Big data initiatives in retail environments: Linking service process perceptions to shopping outcomes

Abstract

Given the enormous amount of data created through customers’ transactions in retail stores, it comes as no surprise that retailers are actively seeking initiatives to leverage big data and offer their customers superior services that provide mutual, previously unattainable benefits. Nonetheless, fulfilment of such a strategic aim requires customers to adopt and embrace emerging technology-driven services. Exploring customers’ perceptions of such big data initiatives in retail environments, we develop a model examining the effects of technology enablers and privacy concerns on critical shopping outcomes including repatronage intentions, store image, and intention to use medium in the context of recently identified service configurations. We conduct an exploratory study to understand customers’ reactions toward emerging shopping scenarios and to enhance our survey instrument and then conduct an online survey (n = 442) to test our model. We found that customers’ usefulness perceptions of emerging services positively affected their intentions to use medium, and that their privacy concerns about the amounts of personal information, being collected through emerging services, negatively affected their repatronage intentions and store image. We discuss the implications of our work for research and practice.

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Notes

  1. 1.

    A pull-model supply chain is one where customers’ actual demands justify the entrance of products into the supply chain whereas in a push-model supply chain projected demands determine what enters the process (Houston Chronicle 2016).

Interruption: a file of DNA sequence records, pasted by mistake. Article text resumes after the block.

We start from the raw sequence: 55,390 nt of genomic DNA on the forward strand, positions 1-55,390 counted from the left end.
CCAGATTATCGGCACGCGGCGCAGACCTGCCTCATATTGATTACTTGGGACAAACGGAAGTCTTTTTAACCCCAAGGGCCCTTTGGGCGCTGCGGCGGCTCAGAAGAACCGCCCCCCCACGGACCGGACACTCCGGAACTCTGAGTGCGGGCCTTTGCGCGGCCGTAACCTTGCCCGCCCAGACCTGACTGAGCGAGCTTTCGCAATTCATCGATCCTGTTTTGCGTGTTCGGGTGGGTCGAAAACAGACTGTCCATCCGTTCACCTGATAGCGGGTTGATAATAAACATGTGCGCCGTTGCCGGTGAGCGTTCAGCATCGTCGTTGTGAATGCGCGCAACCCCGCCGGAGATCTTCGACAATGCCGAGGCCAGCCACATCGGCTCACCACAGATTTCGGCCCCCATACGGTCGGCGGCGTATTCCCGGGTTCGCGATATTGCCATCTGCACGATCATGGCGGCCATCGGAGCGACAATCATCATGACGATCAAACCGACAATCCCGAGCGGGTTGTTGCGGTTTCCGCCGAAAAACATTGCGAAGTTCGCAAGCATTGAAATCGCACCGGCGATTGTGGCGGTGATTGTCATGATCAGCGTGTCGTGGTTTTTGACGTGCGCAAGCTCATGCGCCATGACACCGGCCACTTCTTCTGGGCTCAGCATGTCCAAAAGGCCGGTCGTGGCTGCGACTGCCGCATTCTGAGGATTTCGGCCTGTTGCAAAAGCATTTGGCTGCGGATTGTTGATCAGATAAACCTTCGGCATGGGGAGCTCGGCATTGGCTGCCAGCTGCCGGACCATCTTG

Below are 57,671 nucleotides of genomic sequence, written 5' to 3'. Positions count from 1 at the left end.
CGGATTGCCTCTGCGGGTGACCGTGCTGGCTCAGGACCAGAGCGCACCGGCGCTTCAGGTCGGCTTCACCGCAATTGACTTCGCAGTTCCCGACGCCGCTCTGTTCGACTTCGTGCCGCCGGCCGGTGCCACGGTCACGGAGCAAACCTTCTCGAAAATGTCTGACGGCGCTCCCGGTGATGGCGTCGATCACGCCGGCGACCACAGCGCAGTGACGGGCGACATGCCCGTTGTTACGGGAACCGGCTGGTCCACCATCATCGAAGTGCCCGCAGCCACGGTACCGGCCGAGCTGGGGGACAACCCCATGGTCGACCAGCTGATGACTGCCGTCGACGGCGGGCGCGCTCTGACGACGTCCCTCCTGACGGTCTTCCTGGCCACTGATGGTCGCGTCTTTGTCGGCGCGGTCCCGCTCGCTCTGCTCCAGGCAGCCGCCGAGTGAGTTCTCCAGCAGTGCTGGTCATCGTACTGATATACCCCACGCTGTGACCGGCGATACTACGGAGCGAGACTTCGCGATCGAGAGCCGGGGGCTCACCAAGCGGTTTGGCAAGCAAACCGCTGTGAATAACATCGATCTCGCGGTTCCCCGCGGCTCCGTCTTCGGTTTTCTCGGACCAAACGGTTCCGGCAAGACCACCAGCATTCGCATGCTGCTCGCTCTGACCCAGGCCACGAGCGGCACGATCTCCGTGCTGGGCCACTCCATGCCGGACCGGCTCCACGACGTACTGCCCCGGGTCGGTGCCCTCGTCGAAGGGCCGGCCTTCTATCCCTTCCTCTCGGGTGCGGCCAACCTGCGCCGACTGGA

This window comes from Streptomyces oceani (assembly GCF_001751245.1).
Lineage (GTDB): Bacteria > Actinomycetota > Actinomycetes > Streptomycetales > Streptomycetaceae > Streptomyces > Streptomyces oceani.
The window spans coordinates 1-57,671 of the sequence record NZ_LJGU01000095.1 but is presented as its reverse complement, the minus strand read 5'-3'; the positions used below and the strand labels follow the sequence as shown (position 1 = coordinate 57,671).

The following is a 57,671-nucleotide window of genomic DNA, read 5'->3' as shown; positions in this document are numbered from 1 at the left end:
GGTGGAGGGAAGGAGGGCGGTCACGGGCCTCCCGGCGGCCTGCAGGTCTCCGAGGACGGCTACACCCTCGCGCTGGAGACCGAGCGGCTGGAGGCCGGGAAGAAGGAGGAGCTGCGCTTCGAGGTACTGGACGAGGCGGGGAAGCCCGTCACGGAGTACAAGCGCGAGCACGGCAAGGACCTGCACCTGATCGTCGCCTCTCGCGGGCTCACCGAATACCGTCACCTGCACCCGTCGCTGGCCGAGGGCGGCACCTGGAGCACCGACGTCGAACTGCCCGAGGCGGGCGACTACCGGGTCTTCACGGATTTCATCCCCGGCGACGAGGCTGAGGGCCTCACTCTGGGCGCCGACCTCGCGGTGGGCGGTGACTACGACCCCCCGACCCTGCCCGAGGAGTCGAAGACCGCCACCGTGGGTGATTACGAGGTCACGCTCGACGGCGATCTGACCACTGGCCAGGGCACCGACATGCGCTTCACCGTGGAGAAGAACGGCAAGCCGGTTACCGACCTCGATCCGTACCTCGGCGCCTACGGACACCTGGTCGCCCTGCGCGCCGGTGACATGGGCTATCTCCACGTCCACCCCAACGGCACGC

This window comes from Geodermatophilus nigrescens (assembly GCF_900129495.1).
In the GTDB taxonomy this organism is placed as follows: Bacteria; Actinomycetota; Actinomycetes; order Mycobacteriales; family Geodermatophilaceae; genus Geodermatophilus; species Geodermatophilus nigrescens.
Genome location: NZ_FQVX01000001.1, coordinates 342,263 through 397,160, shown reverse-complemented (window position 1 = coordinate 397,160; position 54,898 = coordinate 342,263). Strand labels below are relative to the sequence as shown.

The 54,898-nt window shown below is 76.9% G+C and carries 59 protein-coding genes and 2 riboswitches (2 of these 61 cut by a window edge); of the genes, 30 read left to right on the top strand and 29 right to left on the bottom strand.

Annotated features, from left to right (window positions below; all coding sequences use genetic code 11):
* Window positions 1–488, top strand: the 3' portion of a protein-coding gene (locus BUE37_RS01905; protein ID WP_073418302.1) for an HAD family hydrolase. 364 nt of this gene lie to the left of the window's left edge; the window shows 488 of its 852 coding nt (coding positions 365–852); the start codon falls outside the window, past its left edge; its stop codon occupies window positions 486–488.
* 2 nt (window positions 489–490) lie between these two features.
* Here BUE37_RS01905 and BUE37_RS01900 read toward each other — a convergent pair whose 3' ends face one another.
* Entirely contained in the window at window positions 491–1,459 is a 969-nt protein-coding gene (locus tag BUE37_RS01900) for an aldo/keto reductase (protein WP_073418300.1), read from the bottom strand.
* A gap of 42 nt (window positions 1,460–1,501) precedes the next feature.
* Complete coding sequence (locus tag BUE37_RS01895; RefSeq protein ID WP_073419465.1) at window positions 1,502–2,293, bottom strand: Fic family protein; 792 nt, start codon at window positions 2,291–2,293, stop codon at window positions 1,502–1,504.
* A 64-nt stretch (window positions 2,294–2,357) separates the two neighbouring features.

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Correspondence to Viswanath Venkatesh.

Appendices

Appendix 1: Demographics of scenario survey respondents

Demographic Category Percentage
Gender Men 42.3
Women 57.7
Age groups Under 20 5.0
20–29 63.1
30–39 17.9
40–49 8.1
50–59 4.8
60 or older 1.1
Annual income (in USD) Under 10,000 12.9
10,000–19,000 9.3
20,000–29,000 12.9
30,000–39,000 9.5
40,000–49,000 10.6
50,000–74,000 19.7
75,000–99,000 14.0
100,000–150,000 7.7
Over 150,000 3.4
Job Banking and finance 29.7
Education 1.6
Engineering 7.7
Government and military 3.6
ICT 34.6
Insurance and real estate 13.3
Marketing and advertising 1.4
Retail and wholesale 2.9
Student 1.8
Other 3.4
  1. n = 442

Appendix 2: Example of an emerging shopping scenario

Thank you for agreeing to participate in our Mobile Shopping study. This is what mobile shopping means. Imagine that on your visit to the store you select all the items you would like to purchase. You take your shopping cart to an employee who scans all items you put into your shopping cart. The picture below illustrates the mobile scanning process.
figurea
Once you have completed shopping, you take your shopping cart to the checkout area. The checkout area is equipped with mobile payment terminals that can access the information stored on the employee’s mobile scanning device. To check out, you swipe your mobile phone over the terminal and authorize the payment on your mobile phone. The picture below illustrates the mobile payment process.
figureb

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Aloysius, J.A., Hoehle, H., Goodarzi, S. et al. Big data initiatives in retail environments: Linking service process perceptions to shopping outcomes. Ann Oper Res 270, 25–51 (2018). https://doi.org/10.1007/s10479-016-2276-3

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Keywords

  • Big data initiatives
  • Retail stores
  • Emerging service processes
  • Technology enablers
  • Privacy concerns
  • Shopping outcomes